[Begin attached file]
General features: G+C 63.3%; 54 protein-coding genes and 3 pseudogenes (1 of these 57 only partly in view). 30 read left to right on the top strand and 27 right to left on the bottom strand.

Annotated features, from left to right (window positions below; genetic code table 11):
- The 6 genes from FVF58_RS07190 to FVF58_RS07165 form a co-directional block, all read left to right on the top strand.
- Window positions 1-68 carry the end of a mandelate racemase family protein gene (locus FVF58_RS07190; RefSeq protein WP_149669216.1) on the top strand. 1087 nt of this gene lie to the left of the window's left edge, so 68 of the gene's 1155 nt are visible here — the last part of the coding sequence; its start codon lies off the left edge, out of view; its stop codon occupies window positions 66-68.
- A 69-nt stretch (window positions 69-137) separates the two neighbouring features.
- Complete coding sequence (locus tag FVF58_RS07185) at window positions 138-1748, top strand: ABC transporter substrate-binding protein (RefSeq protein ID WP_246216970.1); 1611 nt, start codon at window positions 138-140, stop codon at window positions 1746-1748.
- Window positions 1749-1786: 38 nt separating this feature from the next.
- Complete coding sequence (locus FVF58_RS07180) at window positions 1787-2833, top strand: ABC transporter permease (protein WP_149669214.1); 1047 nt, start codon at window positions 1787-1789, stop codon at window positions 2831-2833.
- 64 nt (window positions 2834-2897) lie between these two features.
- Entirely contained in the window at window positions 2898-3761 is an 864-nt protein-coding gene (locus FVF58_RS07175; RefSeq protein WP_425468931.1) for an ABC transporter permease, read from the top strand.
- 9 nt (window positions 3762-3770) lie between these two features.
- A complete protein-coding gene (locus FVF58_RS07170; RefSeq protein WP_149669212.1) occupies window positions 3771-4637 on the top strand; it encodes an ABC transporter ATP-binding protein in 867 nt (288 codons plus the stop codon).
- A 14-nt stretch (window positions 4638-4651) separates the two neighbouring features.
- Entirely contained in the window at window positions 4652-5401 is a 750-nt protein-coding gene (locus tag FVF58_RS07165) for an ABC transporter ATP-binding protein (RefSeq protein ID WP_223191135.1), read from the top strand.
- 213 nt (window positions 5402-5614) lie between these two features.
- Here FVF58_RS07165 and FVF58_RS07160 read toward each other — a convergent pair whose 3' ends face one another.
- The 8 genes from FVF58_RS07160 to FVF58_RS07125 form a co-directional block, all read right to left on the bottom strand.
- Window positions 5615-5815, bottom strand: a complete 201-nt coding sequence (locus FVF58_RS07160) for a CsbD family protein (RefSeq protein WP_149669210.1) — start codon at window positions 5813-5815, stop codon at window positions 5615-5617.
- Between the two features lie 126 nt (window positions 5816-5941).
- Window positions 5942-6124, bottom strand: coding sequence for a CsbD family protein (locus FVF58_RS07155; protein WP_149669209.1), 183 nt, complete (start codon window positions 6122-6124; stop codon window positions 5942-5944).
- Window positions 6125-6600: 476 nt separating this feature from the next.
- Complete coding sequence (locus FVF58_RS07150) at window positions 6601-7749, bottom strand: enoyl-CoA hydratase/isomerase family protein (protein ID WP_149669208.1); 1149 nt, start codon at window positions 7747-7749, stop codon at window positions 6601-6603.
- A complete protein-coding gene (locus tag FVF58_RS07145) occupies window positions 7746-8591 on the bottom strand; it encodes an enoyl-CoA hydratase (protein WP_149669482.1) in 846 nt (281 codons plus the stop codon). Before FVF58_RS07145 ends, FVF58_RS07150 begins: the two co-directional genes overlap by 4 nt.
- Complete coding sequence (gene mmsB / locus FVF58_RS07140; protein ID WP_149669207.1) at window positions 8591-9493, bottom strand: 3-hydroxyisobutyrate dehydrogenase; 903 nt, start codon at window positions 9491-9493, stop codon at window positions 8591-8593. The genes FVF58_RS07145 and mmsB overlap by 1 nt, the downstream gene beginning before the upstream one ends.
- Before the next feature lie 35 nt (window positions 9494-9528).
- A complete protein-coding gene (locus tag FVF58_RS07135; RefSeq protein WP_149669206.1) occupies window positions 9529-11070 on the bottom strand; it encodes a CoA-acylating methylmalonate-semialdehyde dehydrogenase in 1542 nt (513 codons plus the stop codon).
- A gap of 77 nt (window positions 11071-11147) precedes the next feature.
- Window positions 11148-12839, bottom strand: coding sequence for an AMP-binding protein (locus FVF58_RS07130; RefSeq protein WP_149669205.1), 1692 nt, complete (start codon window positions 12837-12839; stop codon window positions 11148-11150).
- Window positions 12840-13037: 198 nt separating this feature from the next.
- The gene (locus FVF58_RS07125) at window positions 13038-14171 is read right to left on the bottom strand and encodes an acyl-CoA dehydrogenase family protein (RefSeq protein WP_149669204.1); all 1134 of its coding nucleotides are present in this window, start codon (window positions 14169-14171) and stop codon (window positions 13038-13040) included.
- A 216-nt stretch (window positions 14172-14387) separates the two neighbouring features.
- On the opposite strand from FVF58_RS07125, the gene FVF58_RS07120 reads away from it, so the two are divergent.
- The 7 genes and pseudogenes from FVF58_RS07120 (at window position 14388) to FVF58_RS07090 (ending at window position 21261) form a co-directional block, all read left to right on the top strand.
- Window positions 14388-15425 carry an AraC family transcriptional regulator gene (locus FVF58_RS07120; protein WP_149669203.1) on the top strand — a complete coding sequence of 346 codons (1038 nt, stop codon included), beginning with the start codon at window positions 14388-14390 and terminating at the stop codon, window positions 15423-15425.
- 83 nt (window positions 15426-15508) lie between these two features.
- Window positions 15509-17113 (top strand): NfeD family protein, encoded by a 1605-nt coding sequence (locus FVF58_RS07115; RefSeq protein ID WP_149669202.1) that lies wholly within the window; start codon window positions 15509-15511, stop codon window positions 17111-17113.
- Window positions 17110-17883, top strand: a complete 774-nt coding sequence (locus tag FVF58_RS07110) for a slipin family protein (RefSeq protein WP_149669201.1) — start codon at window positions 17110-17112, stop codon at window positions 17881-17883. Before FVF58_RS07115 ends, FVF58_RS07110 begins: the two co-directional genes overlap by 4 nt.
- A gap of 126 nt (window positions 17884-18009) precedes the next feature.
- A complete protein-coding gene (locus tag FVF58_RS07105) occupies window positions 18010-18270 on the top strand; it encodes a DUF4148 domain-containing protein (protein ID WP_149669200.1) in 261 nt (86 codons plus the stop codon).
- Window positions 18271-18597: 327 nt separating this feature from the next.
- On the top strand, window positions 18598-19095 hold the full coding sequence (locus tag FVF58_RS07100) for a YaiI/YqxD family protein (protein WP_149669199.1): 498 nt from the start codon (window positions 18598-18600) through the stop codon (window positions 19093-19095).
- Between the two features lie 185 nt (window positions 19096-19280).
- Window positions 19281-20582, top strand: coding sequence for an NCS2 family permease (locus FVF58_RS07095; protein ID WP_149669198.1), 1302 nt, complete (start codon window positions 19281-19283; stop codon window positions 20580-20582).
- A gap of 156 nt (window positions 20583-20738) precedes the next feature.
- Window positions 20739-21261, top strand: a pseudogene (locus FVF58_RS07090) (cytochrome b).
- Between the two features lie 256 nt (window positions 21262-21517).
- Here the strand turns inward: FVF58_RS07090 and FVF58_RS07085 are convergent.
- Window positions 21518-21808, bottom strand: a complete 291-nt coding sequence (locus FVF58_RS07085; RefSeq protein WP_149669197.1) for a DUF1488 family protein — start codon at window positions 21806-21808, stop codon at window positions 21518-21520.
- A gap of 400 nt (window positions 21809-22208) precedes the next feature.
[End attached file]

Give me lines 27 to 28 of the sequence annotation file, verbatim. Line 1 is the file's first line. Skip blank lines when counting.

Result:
- A gap of 77 nt (window positions 11071-11147) precedes the next feature.
- Window positions 11148-12839, bottom strand: coding sequence for an AMP-binding protein (locus FVF58_RS07130; RefSeq protein WP_149669205.1), 1692 nt, complete (start codon window positions 12837-12839; stop codon window positions 11148-11150).